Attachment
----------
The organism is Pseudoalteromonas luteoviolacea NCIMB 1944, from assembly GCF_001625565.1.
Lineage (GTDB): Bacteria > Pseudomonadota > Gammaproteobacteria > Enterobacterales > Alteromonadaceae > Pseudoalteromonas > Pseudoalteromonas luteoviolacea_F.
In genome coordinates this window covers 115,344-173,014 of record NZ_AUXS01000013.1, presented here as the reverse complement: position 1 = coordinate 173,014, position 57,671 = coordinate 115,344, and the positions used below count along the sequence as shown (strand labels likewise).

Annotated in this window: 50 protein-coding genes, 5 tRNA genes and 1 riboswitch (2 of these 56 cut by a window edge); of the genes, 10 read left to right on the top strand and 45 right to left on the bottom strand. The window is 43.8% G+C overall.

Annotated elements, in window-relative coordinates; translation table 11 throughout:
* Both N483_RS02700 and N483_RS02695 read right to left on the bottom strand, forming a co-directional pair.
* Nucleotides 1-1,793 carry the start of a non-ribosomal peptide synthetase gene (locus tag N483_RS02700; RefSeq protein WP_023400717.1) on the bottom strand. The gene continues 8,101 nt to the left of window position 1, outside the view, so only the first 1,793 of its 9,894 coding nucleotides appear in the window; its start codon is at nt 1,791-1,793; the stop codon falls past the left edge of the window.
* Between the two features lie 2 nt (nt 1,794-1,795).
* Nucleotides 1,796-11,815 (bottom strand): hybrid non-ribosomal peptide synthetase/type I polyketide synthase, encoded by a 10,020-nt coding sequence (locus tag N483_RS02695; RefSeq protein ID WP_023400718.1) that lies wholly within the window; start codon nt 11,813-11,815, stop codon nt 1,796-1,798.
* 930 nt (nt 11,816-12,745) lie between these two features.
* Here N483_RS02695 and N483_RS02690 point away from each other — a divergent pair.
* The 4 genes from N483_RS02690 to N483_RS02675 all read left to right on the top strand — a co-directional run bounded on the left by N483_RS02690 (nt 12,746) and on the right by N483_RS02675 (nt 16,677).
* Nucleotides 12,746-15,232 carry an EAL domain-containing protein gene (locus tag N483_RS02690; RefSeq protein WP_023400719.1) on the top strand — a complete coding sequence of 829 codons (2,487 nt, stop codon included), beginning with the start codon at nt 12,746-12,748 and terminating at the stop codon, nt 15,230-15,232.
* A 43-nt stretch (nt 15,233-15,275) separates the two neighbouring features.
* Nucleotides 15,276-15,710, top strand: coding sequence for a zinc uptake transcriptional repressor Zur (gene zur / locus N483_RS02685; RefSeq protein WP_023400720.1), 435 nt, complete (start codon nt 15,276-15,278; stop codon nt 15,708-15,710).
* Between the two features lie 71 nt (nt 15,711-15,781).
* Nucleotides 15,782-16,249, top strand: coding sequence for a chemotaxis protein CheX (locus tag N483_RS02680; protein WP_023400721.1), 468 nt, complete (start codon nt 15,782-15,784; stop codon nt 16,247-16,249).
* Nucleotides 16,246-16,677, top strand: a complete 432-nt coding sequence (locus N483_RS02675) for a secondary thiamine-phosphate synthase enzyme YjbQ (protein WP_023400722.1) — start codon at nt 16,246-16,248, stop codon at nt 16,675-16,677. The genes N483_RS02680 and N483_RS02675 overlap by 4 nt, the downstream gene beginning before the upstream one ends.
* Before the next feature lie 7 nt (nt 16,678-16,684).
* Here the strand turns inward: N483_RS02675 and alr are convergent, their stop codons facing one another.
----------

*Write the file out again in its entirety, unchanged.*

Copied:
The organism is Pseudoalteromonas luteoviolacea NCIMB 1944, from assembly GCF_001625565.1.
Lineage (GTDB): Bacteria > Pseudomonadota > Gammaproteobacteria > Enterobacterales > Alteromonadaceae > Pseudoalteromonas > Pseudoalteromonas luteoviolacea_F.
In genome coordinates this window covers 115,344-173,014 of record NZ_AUXS01000013.1, presented here as the reverse complement: position 1 = coordinate 173,014, position 57,671 = coordinate 115,344, and the positions used below count along the sequence as shown (strand labels likewise).

Annotated in this window: 50 protein-coding genes, 5 tRNA genes and 1 riboswitch (2 of these 56 cut by a window edge); of the genes, 10 read left to right on the top strand and 45 right to left on the bottom strand. The window is 43.8% G+C overall.

Annotated elements, in window-relative coordinates; translation table 11 throughout:
* Both N483_RS02700 and N483_RS02695 read right to left on the bottom strand, forming a co-directional pair.
* Nucleotides 1-1,793 carry the start of a non-ribosomal peptide synthetase gene (locus tag N483_RS02700; RefSeq protein WP_023400717.1) on the bottom strand. The gene continues 8,101 nt to the left of window position 1, outside the view, so only the first 1,793 of its 9,894 coding nucleotides appear in the window; its start codon is at nt 1,791-1,793; the stop codon falls past the left edge of the window.
* Between the two features lie 2 nt (nt 1,794-1,795).
* Nucleotides 1,796-11,815 (bottom strand): hybrid non-ribosomal peptide synthetase/type I polyketide synthase, encoded by a 10,020-nt coding sequence (locus tag N483_RS02695; RefSeq protein ID WP_023400718.1) that lies wholly within the window; start codon nt 11,813-11,815, stop codon nt 1,796-1,798.
* 930 nt (nt 11,816-12,745) lie between these two features.
* Here N483_RS02695 and N483_RS02690 point away from each other — a divergent pair.
* The 4 genes from N483_RS02690 to N483_RS02675 all read left to right on the top strand — a co-directional run bounded on the left by N483_RS02690 (nt 12,746) and on the right by N483_RS02675 (nt 16,677).
* Nucleotides 12,746-15,232 carry an EAL domain-containing protein gene (locus tag N483_RS02690; RefSeq protein WP_023400719.1) on the top strand — a complete coding sequence of 829 codons (2,487 nt, stop codon included), beginning with the start codon at nt 12,746-12,748 and terminating at the stop codon, nt 15,230-15,232.
* A 43-nt stretch (nt 15,233-15,275) separates the two neighbouring features.
* Nucleotides 15,276-15,710, top strand: coding sequence for a zinc uptake transcriptional repressor Zur (gene zur / locus N483_RS02685; RefSeq protein WP_023400720.1), 435 nt, complete (start codon nt 15,276-15,278; stop codon nt 15,708-15,710).
* Between the two features lie 71 nt (nt 15,711-15,781).
* Nucleotides 15,782-16,249, top strand: coding sequence for a chemotaxis protein CheX (locus tag N483_RS02680; protein WP_023400721.1), 468 nt, complete (start codon nt 15,782-15,784; stop codon nt 16,247-16,249).
* Nucleotides 16,246-16,677, top strand: a complete 432-nt coding sequence (locus N483_RS02675) for a secondary thiamine-phosphate synthase enzyme YjbQ (protein WP_023400722.1) — start codon at nt 16,246-16,248, stop codon at nt 16,675-16,677. The genes N483_RS02680 and N483_RS02675 overlap by 4 nt, the downstream gene beginning before the upstream one ends.
* Before the next feature lie 7 nt (nt 16,678-16,684).
* Here the strand turns inward: N483_RS02675 and alr are convergent, their stop codons facing one another.